Precision and Accuracy of Ground Reaction Force Normalization in a Heterogeneous Population of Dogs

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To determine if currently used ground reaction force (GRF) normalization methods are accurate and precise enough to be used on a single-limb basis.

Study Design:

Prospective clinical trial.


Clinically normal (n = 69) dogs and 40 dogs with unilateral ruptured cranial cruciate ligaments (CCL).


Pelvic limb GRFs of orthopedically normal dogs and those with unilateral ruptured CCL were collected. Normalization methods included none, body weight (BW), withers height (WH), WH and relative velocity (WH*F) and principal component 1 (PC1). Normalization methods were evaluated both by individual GRFs and additively. Binary logistic regression was performed for all normalization methods; sensitivity, specificity, positive predictive value (PPV), and negative predictive value (NPV) calculated. Stepwise backward logistic regression was used; significant values were retained in the final model. P < .05 was significant.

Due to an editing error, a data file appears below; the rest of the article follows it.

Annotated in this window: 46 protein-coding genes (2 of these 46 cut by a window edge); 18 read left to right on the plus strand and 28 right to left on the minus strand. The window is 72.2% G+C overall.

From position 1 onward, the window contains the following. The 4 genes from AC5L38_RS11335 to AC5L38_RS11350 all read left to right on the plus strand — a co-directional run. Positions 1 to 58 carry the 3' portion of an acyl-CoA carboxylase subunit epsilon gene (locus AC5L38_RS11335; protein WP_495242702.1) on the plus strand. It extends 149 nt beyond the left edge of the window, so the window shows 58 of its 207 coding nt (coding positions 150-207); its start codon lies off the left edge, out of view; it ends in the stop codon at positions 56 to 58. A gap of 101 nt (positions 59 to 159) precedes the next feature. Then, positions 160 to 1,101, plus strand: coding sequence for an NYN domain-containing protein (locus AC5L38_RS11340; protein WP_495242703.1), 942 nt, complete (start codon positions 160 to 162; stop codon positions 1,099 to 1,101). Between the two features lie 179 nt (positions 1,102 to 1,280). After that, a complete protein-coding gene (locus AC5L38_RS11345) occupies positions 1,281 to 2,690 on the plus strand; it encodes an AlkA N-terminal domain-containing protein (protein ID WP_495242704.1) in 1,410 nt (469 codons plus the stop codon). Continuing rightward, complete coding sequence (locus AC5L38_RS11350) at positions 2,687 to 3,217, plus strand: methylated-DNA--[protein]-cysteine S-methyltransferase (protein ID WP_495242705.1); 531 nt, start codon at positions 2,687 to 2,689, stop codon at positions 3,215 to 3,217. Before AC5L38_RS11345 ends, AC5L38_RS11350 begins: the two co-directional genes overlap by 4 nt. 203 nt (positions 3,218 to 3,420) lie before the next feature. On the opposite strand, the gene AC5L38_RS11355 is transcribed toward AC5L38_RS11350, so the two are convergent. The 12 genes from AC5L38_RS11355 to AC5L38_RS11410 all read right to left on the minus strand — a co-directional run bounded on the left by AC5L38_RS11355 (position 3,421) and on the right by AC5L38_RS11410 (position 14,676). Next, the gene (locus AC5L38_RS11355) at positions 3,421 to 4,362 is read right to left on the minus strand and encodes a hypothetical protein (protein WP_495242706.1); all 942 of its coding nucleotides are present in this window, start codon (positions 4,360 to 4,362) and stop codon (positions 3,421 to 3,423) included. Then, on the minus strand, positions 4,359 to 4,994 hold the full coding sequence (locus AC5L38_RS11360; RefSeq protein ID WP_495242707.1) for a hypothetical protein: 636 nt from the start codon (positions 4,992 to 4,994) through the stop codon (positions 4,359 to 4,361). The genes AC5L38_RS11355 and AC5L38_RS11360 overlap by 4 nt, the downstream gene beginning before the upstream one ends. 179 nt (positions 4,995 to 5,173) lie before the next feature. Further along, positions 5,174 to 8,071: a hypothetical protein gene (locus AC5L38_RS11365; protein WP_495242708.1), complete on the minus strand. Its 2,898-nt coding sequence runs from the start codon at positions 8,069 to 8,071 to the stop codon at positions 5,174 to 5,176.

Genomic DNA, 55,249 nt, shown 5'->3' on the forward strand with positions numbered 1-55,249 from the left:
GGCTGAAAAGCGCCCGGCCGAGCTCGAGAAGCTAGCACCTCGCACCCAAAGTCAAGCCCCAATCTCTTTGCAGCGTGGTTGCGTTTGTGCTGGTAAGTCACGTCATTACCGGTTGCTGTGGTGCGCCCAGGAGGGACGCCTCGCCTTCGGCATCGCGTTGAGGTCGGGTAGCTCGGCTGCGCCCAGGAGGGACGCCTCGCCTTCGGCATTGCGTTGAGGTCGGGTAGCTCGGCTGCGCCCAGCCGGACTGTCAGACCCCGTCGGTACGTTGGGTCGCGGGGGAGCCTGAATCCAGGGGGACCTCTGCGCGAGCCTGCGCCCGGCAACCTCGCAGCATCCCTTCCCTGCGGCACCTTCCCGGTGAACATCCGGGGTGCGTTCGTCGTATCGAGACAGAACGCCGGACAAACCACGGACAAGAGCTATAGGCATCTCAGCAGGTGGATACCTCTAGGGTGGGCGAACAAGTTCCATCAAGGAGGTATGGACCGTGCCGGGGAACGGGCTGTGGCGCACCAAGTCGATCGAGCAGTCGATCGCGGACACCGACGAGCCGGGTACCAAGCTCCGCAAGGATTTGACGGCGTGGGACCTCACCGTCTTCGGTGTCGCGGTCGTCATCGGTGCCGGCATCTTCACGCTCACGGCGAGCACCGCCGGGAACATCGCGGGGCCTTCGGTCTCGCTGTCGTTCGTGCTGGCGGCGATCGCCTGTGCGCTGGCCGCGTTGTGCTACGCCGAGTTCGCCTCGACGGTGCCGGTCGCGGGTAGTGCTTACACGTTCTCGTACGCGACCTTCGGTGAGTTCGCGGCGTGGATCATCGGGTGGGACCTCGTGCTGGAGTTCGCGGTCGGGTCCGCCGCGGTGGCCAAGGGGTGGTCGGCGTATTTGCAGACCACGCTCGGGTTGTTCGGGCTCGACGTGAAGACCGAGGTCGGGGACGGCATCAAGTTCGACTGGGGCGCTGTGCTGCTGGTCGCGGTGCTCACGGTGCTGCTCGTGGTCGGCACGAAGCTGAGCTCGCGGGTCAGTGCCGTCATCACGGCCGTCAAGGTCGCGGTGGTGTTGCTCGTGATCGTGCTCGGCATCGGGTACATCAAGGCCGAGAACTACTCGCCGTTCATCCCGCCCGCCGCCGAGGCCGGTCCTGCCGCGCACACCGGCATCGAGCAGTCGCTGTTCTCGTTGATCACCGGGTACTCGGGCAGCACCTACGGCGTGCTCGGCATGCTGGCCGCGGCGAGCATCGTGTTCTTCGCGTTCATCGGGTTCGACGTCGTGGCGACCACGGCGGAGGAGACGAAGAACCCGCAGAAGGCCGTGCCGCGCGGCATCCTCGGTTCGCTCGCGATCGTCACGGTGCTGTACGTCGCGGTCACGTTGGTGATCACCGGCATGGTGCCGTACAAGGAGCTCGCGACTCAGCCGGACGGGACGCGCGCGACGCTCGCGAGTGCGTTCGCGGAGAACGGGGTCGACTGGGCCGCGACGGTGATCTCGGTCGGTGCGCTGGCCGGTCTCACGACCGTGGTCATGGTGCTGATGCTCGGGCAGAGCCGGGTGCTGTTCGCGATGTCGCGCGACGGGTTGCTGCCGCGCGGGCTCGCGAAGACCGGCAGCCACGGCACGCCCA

Normalization of contact time (CT) by BW uniformly increased sensitivity, specificity, PPV, NPV, and accuracy. SI was the most accurate at both the walk and trot (accuracy 80–96%). Normalization by BW, WH, and WH*F all achieved similar results. When normalized GRFs were added, the accuracy increased only at the walk.

Clinical Significance:

CT should be normalized to BW. SIs remain the gold standard, if SIs cannot be used, combining GRFs normalized to BW will result in high precision (80%) and high accuracy (89.5%) at the walk. At the trot, normalization by BW, WH and WH*F results in consistent results for the individual GRFs, though not all accuracies are >80%.

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